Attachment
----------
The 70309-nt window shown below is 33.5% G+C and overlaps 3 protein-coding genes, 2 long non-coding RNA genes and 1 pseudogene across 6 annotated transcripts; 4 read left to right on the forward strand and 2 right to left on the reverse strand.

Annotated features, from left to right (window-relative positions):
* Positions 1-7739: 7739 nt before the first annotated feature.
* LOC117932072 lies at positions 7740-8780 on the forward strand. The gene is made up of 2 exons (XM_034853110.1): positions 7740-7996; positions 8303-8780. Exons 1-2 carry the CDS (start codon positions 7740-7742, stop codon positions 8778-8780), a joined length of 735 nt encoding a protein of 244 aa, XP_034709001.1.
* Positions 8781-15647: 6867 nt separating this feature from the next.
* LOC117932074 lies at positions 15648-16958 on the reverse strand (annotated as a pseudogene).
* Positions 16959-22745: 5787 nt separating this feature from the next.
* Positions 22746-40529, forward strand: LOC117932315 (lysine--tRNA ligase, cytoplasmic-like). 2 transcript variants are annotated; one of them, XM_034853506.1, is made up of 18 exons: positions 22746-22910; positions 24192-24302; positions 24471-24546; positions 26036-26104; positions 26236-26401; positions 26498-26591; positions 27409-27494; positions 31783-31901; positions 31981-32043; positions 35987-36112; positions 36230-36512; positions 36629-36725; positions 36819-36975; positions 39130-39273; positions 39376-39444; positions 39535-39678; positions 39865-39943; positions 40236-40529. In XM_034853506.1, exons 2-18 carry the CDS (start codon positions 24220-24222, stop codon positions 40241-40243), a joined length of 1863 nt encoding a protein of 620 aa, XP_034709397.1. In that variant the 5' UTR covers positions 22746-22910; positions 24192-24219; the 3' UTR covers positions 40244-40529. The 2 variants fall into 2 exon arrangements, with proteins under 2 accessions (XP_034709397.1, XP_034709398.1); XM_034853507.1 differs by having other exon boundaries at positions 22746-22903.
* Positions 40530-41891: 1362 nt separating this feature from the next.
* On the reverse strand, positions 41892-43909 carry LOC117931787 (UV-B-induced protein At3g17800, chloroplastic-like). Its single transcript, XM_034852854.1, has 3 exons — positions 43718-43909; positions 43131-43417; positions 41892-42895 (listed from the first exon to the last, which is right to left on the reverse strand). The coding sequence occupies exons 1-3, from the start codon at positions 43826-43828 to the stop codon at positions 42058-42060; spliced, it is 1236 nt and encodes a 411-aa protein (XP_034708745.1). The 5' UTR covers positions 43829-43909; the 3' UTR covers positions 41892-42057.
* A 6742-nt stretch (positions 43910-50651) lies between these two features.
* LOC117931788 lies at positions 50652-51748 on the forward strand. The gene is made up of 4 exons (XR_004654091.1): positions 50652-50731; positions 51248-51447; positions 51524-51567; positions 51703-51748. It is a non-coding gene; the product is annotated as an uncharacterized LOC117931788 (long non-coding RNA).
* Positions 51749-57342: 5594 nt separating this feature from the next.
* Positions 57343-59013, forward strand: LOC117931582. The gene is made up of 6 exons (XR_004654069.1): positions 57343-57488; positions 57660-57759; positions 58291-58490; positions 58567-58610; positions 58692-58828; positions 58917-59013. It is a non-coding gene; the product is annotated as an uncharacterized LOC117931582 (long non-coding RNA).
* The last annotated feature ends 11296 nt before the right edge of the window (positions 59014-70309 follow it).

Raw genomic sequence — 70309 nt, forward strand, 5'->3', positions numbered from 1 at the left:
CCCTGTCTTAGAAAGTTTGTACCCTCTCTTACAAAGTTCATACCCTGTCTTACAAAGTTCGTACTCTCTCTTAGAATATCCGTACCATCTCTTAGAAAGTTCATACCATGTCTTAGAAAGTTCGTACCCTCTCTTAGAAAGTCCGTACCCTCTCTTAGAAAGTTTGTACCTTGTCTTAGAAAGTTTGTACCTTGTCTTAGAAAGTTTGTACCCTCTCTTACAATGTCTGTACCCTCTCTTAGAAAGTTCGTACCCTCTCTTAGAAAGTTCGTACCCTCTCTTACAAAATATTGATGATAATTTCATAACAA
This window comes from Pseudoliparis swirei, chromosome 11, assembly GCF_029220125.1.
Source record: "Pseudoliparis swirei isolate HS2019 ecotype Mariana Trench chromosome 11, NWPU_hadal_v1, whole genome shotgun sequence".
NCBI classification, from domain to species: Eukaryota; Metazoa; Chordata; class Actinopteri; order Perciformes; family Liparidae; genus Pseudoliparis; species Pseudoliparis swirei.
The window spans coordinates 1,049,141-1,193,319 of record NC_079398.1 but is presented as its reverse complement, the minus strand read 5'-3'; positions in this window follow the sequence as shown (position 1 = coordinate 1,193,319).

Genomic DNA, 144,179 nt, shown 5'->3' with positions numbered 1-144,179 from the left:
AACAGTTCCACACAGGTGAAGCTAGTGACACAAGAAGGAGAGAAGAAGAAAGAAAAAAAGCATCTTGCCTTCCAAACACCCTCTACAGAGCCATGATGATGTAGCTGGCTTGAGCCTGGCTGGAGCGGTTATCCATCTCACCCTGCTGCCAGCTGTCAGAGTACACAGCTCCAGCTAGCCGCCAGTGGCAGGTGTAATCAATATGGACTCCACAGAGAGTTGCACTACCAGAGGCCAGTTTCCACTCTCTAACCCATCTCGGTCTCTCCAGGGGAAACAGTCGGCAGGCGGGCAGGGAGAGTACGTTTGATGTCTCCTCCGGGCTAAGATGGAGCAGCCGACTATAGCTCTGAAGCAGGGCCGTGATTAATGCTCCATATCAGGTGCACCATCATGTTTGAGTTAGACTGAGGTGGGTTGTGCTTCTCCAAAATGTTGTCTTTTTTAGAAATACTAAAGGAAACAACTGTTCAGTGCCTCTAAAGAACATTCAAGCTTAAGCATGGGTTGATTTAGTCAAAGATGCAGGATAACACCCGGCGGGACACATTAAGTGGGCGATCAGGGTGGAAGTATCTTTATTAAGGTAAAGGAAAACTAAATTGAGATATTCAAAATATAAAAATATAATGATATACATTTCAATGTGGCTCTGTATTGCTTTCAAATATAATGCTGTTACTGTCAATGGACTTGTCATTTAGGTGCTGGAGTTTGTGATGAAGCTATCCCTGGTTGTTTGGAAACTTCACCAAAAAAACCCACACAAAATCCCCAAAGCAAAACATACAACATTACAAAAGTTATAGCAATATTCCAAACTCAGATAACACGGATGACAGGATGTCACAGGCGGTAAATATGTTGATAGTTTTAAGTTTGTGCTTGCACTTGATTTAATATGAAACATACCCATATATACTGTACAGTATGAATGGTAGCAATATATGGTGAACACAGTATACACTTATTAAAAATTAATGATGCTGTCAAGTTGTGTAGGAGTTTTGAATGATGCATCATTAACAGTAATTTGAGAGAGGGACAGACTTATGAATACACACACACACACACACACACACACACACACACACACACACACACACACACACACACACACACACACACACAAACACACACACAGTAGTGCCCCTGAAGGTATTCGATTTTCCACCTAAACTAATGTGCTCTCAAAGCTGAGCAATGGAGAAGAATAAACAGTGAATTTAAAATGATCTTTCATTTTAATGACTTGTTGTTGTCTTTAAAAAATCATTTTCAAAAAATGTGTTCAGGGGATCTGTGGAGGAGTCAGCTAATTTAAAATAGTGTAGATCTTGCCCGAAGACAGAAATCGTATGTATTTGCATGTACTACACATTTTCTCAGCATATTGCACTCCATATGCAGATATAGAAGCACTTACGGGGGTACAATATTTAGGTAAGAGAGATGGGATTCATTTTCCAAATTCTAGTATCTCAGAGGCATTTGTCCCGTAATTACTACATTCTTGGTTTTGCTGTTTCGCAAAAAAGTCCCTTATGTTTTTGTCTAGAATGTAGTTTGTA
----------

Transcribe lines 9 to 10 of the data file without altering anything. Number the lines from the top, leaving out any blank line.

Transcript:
* Positions 40530-41891: 1362 nt separating this feature from the next.
* On the reverse strand, positions 41892-43909 carry LOC117931787 (UV-B-induced protein At3g17800, chloroplastic-like). Its single transcript, XM_034852854.1, has 3 exons — positions 43718-43909; positions 43131-43417; positions 41892-42895 (listed from the first exon to the last, which is right to left on the reverse strand). The coding sequence occupies exons 1-3, from the start codon at positions 43826-43828 to the stop codon at positions 42058-42060; spliced, it is 1236 nt and encodes a 411-aa protein (XP_034708745.1). The 5' UTR covers positions 43829-43909; the 3' UTR covers positions 41892-42057.